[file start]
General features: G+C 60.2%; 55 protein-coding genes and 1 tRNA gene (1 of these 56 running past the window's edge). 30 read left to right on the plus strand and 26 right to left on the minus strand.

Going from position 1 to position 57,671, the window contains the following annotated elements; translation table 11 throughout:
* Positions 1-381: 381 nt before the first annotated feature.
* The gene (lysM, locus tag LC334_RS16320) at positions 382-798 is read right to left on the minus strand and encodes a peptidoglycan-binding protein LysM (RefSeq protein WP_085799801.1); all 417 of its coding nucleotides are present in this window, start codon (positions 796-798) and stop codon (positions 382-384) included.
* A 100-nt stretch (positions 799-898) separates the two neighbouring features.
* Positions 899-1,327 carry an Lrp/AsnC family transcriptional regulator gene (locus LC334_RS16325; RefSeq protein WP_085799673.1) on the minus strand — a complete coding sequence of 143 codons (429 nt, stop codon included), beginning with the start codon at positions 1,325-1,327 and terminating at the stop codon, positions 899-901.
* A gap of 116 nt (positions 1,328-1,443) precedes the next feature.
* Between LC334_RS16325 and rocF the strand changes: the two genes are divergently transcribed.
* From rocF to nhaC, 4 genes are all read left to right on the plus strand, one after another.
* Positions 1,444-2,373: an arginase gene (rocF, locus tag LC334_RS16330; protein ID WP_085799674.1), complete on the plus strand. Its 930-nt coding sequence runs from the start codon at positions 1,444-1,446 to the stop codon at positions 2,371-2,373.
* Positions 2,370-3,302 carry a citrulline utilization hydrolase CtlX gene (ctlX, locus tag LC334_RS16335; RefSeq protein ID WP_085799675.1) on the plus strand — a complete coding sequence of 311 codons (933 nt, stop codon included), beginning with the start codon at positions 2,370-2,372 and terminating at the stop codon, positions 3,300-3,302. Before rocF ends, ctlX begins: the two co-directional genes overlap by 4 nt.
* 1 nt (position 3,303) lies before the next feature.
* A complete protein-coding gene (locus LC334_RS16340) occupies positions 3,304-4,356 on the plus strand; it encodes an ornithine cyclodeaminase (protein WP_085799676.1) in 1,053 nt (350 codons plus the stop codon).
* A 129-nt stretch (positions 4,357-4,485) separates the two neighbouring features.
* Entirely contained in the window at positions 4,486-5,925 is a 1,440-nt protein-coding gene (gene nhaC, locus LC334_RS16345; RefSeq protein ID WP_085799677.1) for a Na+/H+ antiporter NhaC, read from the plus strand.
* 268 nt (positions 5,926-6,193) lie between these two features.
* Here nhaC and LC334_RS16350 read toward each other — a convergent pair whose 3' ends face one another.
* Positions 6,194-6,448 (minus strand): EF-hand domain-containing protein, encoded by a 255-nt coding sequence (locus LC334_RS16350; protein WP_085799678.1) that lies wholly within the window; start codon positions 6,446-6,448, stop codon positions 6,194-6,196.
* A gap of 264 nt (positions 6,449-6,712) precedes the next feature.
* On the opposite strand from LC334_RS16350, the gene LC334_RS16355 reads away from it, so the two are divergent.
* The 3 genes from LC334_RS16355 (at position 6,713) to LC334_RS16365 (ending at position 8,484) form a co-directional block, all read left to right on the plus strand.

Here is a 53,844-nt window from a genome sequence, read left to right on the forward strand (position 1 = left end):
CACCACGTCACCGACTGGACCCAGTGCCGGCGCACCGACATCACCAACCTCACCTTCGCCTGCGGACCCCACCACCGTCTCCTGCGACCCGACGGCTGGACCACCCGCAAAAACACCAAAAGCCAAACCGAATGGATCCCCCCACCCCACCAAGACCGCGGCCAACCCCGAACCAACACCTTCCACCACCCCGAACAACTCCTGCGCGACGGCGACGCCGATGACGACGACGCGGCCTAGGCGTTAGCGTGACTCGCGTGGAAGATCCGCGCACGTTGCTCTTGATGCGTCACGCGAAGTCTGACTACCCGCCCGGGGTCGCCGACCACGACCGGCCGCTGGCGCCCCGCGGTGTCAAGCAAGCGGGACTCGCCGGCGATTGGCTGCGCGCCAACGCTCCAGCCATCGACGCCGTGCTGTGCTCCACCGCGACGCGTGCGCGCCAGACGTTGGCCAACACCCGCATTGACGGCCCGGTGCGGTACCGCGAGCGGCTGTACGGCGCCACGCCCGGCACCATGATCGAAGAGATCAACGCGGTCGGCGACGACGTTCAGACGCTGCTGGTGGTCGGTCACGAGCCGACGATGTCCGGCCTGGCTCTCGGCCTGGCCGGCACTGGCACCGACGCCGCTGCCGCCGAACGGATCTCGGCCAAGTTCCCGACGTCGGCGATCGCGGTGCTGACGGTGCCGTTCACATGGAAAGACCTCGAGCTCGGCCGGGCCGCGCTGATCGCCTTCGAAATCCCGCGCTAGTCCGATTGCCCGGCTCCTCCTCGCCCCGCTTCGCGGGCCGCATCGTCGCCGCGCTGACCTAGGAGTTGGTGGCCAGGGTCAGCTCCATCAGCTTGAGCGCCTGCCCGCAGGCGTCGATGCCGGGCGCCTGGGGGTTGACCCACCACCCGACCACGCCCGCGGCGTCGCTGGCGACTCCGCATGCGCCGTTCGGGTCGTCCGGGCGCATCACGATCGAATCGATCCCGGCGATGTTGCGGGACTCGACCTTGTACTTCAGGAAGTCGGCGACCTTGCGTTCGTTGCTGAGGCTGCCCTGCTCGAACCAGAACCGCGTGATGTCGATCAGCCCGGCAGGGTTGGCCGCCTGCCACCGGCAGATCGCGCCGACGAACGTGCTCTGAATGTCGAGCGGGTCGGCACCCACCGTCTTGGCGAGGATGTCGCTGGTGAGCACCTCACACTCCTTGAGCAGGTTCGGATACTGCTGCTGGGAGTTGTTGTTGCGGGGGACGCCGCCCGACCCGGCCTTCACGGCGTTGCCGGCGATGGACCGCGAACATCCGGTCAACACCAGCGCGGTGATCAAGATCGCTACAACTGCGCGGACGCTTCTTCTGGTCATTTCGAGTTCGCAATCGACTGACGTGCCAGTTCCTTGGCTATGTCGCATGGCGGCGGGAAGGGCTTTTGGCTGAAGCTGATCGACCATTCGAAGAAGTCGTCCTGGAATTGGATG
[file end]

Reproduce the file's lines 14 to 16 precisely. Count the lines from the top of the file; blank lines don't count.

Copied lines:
* A 129-nt stretch (positions 4,357-4,485) separates the two neighbouring features.
* Entirely contained in the window at positions 4,486-5,925 is a 1,440-nt protein-coding gene (gene nhaC, locus LC334_RS16345; RefSeq protein ID WP_085799677.1) for a Na+/H+ antiporter NhaC, read from the plus strand.
* 268 nt (positions 5,926-6,193) lie between these two features.